The College Dropout Cover Shoot and Finishing Sessions. Dear kids: Albums used to come with something called booklets. The College Dropout had a great booklet, with yearbook photos of all the guests and most of the shots you see being taken in the doc. According to Plain Pat, the iconic bear mascot (which was also used on Late Registration) was not planned, it just happened to be at the school where the cover was shot. The bear costume also kept Kanye’s face on the cover. Kanye’s face has never appeared on any of his album covers.
Later, we see the “Finishing Sessions” for The College Dropout. Although Kanye would complete the mastering and release the album on February 10, 2004 with a brown cover, he remastered the album several times and eventually released a version with a white background. Kanye tinkering with an already released project was a sign of things to come on songs like “Stronger,” “Love Lockdown,” and most notoriously the Life of Pablo album.
We also see the first cracks in Kanye’s relationship with Coodie over the “Jesus Walks” video. Kanye’s logic that an epic song like “Jesus Walks” needs an epic video courtesy of Hype Williams made sense. Hype was already an absolute legend at this point, having done videos like Missy Elliott’s “The Rain (Supa Dupa Fly),” The Notorious BIG’s “Mo Money Mo Problems,” and Jay-Z’s “Big Pimpin’.” Even though Kanye didn’t end up using Hype for “Jesus Walks” —Michael Haussman and Chris Milk both directed clips—Kanye wasn’t happy, as Coodie predicted. Ultimately, Coodie and Chike shot the third version of the “Jesus Walks” video. development, Hype would go on to make videos for Kanye songs like “Stronger,” “Can’t Tell Me Nothing,” and “Gold Digger.”
Following the scenes of Kanye falling out with Dug Infinite in part one, this is the second time we see Kanye falling out with an associate as his fame grows. It’s hard not to feel for Coodie, who also took issue when Kanye went on Rap City and claimed he came up with the concept for the “Through The Wire” video by himself.
New Year’s Eve Party. It’s only for a brief second, but it looks like Kanye is spotted here talking with fashion designer Alexis Phifer. It’s unclear what the extent of their relationship was at that time, but Kanye and Phifer reportedly dated on and off between 2002 and 2008. They were even engaged at one point, but their relationship fell apart soon after the death of Kanye’s mother in 2007. Many songs on 808s are said to be inspired by Phifer.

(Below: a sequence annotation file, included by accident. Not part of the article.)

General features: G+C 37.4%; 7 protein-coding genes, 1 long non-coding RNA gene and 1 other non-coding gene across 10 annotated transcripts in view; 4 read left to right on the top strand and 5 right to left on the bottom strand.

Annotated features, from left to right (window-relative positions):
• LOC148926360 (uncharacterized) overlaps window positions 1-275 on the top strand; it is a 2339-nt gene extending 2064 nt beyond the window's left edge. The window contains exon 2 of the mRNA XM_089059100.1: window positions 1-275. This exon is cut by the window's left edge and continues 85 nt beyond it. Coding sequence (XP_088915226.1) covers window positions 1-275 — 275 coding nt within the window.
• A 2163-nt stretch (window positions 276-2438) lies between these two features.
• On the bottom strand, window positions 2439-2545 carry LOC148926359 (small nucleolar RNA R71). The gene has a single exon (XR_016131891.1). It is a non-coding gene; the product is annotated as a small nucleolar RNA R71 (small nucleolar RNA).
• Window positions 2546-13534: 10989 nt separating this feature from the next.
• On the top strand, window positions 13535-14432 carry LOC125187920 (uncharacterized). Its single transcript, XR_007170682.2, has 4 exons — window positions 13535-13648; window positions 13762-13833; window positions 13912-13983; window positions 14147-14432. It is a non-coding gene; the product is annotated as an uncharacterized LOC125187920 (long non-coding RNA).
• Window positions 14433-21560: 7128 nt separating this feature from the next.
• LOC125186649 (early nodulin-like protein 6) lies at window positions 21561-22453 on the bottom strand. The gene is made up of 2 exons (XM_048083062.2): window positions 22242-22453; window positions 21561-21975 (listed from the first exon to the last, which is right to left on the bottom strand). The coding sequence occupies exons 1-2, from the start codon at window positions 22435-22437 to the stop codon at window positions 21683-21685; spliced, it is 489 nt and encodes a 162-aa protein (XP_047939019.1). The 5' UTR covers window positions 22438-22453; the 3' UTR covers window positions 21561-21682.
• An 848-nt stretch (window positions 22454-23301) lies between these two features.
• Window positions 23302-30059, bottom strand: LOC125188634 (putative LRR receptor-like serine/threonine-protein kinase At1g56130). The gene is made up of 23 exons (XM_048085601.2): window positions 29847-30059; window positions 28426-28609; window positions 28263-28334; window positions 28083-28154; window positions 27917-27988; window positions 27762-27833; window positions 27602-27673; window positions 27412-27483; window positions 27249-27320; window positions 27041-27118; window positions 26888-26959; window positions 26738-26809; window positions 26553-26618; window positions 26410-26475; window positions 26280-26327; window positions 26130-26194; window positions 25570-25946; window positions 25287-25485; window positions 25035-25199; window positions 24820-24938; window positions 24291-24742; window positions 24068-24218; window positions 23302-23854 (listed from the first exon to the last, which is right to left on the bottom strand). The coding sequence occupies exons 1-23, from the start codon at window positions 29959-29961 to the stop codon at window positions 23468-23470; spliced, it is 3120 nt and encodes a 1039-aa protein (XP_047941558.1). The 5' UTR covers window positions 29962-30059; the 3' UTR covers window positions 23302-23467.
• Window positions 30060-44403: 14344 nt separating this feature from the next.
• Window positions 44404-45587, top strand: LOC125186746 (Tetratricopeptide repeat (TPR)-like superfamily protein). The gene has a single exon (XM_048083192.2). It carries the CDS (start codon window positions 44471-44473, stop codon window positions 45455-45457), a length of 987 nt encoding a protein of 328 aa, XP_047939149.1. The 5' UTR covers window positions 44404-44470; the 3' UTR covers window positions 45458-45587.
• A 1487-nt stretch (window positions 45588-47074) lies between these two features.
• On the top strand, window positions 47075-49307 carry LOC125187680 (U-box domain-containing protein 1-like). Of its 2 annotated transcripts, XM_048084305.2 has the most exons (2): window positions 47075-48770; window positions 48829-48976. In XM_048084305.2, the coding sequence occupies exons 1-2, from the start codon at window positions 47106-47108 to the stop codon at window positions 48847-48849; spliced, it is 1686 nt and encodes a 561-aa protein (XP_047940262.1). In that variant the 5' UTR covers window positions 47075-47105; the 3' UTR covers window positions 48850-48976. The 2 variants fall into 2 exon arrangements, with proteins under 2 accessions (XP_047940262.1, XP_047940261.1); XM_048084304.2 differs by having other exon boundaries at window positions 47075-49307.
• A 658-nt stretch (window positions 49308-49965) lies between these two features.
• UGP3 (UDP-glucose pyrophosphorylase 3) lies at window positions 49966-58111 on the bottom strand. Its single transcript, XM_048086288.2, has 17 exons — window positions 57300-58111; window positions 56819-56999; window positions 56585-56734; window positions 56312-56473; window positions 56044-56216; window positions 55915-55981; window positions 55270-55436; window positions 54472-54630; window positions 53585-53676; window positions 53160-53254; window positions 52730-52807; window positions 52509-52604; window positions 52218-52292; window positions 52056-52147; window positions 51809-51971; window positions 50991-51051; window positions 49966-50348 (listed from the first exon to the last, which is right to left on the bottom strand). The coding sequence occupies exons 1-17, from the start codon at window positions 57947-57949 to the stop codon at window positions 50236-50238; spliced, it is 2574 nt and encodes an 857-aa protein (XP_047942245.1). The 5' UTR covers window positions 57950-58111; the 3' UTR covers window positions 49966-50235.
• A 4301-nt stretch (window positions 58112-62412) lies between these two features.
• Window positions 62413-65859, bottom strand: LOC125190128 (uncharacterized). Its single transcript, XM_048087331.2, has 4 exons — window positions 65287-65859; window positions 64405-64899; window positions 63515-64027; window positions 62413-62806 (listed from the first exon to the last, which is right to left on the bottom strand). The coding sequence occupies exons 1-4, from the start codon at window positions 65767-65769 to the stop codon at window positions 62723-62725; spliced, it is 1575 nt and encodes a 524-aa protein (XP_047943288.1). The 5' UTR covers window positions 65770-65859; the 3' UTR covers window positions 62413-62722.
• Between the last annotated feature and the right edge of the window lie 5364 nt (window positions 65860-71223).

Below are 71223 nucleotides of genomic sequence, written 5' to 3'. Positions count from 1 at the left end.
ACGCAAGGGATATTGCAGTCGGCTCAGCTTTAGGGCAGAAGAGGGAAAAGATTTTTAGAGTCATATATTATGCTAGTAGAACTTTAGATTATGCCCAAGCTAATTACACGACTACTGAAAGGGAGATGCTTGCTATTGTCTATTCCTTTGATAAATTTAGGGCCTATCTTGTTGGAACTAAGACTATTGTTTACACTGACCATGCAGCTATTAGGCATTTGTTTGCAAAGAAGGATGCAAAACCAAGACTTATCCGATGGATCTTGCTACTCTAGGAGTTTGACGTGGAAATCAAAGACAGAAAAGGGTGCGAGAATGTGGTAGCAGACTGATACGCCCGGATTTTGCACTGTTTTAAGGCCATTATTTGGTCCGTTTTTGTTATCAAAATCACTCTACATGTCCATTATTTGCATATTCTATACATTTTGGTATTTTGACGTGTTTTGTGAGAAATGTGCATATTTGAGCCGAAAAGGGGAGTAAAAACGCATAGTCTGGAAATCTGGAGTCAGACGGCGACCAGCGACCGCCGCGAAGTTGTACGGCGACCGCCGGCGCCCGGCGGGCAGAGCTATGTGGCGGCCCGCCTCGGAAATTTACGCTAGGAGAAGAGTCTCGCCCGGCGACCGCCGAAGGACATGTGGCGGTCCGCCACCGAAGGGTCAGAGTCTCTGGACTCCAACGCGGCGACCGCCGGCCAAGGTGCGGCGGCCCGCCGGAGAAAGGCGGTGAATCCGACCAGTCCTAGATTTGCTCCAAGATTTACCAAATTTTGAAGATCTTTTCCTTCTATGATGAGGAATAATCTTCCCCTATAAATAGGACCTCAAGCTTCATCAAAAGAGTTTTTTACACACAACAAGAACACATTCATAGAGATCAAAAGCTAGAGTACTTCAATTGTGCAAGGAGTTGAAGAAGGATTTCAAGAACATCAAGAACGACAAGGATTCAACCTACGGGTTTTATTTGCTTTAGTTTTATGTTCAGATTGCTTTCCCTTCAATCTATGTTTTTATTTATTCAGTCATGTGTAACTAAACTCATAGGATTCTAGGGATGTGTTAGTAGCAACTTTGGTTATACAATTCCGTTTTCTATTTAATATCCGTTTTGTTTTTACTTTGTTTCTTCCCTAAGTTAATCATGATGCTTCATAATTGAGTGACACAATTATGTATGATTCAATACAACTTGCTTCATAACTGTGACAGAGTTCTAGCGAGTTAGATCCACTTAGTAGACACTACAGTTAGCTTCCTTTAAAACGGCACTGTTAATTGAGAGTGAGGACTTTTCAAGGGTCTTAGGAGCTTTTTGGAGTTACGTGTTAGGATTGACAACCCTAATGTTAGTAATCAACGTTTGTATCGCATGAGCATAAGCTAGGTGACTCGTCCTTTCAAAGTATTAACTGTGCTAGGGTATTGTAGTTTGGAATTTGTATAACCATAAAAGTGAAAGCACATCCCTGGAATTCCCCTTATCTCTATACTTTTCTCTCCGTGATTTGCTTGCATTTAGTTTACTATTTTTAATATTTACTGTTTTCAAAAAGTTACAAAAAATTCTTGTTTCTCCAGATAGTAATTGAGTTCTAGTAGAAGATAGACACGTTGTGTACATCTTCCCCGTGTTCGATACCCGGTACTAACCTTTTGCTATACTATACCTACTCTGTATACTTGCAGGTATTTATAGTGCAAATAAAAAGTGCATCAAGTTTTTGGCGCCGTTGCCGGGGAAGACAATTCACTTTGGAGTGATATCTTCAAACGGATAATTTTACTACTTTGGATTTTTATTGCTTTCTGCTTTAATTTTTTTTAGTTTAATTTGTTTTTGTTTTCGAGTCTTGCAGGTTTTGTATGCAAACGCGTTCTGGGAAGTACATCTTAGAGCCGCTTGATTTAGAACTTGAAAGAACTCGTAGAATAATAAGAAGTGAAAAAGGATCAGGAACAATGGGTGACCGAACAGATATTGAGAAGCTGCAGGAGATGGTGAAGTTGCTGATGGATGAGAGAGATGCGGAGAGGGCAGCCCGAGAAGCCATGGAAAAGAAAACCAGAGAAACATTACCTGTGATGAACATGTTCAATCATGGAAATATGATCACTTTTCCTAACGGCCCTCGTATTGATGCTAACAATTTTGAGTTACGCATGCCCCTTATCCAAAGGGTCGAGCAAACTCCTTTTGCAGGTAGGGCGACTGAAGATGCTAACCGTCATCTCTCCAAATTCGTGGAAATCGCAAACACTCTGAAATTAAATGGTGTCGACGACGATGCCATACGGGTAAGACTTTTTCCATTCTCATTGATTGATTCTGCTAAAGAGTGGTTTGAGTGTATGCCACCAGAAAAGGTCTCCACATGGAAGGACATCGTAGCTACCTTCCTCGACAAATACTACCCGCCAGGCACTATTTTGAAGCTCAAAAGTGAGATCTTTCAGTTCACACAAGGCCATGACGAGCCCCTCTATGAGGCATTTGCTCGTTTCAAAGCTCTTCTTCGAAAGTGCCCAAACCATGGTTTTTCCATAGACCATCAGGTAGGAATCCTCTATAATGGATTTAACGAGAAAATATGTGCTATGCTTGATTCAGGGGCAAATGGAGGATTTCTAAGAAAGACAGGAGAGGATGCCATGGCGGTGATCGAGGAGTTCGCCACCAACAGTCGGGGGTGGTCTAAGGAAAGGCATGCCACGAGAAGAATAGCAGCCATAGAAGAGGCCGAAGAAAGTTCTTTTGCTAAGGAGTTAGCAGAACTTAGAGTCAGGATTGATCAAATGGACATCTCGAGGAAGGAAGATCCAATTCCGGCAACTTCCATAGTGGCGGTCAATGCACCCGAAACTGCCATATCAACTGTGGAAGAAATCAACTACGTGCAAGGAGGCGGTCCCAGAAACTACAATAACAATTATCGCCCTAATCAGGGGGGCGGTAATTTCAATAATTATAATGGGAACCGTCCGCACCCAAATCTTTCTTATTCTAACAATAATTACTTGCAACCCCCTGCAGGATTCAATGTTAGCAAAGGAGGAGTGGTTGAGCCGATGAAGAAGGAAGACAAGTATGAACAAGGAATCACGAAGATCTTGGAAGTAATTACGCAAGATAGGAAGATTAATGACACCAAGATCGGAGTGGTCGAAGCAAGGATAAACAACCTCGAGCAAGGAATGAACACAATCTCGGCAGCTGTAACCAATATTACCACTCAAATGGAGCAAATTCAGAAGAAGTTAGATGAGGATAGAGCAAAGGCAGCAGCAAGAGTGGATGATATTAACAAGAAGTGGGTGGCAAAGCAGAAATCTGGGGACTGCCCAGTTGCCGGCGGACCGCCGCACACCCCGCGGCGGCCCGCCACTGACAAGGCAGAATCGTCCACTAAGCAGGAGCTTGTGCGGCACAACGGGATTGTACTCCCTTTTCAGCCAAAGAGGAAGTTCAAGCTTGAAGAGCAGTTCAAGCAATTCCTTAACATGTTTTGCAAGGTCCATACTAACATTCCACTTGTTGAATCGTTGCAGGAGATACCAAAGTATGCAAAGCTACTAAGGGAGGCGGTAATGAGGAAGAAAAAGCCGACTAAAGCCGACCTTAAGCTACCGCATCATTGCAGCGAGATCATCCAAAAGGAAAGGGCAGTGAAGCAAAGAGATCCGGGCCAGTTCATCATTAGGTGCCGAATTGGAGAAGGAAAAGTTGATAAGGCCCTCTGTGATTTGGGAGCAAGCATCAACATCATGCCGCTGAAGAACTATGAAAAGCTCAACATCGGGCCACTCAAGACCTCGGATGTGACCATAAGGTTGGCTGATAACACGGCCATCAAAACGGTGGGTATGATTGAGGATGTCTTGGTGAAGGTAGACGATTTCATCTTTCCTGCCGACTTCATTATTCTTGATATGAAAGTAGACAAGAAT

Getting Interviewed With Diddy. Part two is mostly focused on College Dropoutbut we get to see a few glimpses of Late Registration here as Kanye works on “Gold Digger” (a song originally meant for Ludacris’ artist Shawnna) and “Crack Music.” Meanwhile, Diddy is working on the Press Play cut “Everything I Love.” Kanye seems more excited to be hanging with Diddy than he does at any other part of the doc. It’s important to remember that Kanye was always more inspired to be like Puff than, say, Q-Tip. That pop sensibility starts to come across in the coming years.
The Grammy Speech for The College Dropout We finally get to one of the best moments of Kanye’s career; his Grammy speech after winning Best Rap Album for The College Dropout. When Kanye talks about people wondering if he would do something crazy if he lost, it feels like a foreshadowing of subsequent outbursts like interrupting Taylor Swift at the VMAs and declaring that “George Bush doesn’t care about Black people” during a Hurricane Katrina telecast .
But at this point, Kanye seems to be referencing the 2004 American Music Awards, when Gretchen Wilson won Best New Artist and he stormed out in protest. He later alluded to the incident on “Diamonds From Sierra Leone,” rapping, “I was sick about awards, couldn’t nobody cure me/Only playa that got robbed but kept all his jewelry/Alicia Keys tried to talk some sense in him /Thirty minutes later seein’ there’s no convincin’ him.” Just another example of how Kanye was always Kanye.